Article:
Yanhai Yin has been named chair of the Department of Genetics, Development and Cell Biology (GDCB) in the College of Liberal Arts and Sciences, effective July 1, 2018.
Yin, a professor of genetics, development and cell biology, succeeds Jo Anne Powell-Coffman, professor of genetics, development and cell biology. Powell-Coffman will return to a faculty position in the department.
“I am honored to serve as the chair for the Department of Genetics, Development and Cell Biology,” Yin said. “I appreciate the great work the previous chair, Dr. Jo Anne Powell-Coffman has done and I am excited to have the opportunity to oversee the department in the coming years.”
The department is administered jointly by the College of Liberal Arts and Sciences and the College of Agriculture and Life Sciences. The department teaches more than 30 courses and participates in three undergraduate programs: genetics, biology, and bioinformatics and computational biology; and seven graduate programs: genetics and genomics; molecular, cellular and developmental biology; plant biology; bioinformatics and computational biology; microbiology; neuroscience; and toxicology.
“We will continue to strive for teaching excellence and help train future members and leaders of the workforce,” Yin said. “As chair, I will strive to further enhance our research excellence by promoting department-wide interactions, supporting our current members and making strategic new hires.”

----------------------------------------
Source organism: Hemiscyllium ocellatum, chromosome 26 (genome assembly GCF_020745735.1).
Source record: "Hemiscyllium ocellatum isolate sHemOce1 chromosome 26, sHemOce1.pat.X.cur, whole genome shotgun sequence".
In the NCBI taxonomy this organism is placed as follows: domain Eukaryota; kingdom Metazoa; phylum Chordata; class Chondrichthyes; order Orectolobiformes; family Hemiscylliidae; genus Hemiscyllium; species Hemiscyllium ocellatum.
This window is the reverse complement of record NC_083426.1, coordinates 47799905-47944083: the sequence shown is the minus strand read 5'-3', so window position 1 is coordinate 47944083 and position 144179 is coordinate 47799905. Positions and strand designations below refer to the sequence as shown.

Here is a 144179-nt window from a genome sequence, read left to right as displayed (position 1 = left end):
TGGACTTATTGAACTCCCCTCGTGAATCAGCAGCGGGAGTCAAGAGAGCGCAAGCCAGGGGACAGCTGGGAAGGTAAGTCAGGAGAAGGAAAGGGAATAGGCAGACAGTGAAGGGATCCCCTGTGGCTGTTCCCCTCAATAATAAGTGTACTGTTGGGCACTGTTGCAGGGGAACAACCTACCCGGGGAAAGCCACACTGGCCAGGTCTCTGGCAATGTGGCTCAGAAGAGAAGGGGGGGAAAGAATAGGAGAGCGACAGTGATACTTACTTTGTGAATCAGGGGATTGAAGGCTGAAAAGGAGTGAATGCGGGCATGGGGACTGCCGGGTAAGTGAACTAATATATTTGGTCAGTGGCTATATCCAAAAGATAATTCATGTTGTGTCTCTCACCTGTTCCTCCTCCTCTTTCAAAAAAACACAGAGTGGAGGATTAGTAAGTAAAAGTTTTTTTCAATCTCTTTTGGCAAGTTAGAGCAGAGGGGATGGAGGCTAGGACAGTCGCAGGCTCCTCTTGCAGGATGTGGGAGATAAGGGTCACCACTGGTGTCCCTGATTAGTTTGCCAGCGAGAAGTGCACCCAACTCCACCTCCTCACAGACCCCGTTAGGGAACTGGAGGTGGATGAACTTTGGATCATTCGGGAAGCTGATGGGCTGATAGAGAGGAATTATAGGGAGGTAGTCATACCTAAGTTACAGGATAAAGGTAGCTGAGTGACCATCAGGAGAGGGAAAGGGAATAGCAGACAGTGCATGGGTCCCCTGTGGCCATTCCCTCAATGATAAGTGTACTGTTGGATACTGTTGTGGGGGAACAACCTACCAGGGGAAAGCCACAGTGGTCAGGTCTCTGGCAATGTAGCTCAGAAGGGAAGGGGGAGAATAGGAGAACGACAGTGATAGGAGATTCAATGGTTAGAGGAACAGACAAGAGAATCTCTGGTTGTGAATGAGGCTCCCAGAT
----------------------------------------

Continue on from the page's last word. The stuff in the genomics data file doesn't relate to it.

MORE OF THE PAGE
Research in the department has important applications in agriculture and human health, including studying fundamental molecular and cellular mechanisms underlying plant and animal growth, development and stress responses.
Yin’s research focuses on the molecular mechanisms and genome regulatory networks through which brassinosteroid, a plant steroid hormone, regulates plant growth and stress responses. His research aims to improve crop production under adverse climate conditions.
“With a group of talented, creative, open-minded, hard-working and resilient departmental members, as well as the strong support from our collaborating departments, centers, institutes, the colleges and the university, I believe that the future of our department is bright,” Yin said.
Yin received his Ph.D. from the Scripps Research Institute in 1997. After postdoctoral training at the Salk Institute for Biological Studies, he joined ISU as an assistant professor in 2004 and was promoted to full professor in 2015. He has received a NSF CAREER award from 2006-2012 and has been a Plant Sciences Institute Faculty Scholar since 2015.